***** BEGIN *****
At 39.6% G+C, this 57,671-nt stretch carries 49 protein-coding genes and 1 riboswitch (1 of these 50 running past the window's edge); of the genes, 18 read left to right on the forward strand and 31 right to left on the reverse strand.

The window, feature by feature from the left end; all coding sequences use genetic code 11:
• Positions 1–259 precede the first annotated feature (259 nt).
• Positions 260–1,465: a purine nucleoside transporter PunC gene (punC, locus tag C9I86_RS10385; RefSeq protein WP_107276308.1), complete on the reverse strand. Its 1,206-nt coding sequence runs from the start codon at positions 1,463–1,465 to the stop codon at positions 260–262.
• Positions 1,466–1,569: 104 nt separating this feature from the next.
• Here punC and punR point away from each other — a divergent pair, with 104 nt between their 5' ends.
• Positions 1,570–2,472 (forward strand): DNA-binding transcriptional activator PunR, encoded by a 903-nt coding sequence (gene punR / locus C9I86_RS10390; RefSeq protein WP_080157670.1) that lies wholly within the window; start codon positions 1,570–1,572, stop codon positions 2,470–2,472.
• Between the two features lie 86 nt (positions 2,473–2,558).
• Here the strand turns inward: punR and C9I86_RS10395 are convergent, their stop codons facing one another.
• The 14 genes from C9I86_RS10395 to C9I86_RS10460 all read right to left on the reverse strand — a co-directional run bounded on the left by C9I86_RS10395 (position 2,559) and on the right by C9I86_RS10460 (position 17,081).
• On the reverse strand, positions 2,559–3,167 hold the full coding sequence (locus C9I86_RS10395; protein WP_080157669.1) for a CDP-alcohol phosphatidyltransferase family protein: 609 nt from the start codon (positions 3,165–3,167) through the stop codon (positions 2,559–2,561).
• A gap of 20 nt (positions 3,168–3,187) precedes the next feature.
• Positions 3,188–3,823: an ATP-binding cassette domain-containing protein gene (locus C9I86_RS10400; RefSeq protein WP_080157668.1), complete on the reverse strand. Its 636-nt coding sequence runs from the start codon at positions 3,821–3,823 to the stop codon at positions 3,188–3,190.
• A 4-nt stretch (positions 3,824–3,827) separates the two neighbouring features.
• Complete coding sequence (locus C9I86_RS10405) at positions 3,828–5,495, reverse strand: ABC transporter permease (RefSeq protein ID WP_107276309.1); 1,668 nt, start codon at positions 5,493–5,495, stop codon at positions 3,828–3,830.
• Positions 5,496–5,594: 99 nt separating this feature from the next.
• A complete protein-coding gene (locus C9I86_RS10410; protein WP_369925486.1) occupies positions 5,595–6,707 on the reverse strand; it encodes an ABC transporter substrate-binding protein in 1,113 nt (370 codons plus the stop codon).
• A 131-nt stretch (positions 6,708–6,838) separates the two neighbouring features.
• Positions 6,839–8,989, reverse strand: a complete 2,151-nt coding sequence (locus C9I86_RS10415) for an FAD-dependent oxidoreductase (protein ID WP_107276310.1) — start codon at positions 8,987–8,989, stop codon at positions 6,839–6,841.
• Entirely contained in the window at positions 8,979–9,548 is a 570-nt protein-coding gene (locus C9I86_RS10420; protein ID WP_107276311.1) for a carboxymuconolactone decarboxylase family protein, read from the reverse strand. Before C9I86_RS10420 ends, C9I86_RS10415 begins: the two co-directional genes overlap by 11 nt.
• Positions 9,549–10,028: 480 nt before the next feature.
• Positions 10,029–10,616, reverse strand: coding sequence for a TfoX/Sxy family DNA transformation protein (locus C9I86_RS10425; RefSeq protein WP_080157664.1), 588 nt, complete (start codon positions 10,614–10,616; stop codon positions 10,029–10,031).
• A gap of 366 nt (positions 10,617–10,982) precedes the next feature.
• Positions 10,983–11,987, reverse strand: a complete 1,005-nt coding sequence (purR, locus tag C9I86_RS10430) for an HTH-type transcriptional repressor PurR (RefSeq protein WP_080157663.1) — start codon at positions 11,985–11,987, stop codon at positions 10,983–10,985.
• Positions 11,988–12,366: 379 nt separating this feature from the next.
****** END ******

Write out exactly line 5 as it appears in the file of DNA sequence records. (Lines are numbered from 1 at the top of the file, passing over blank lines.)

• Positions 1,466–1,569: 104 nt separating this feature from the next.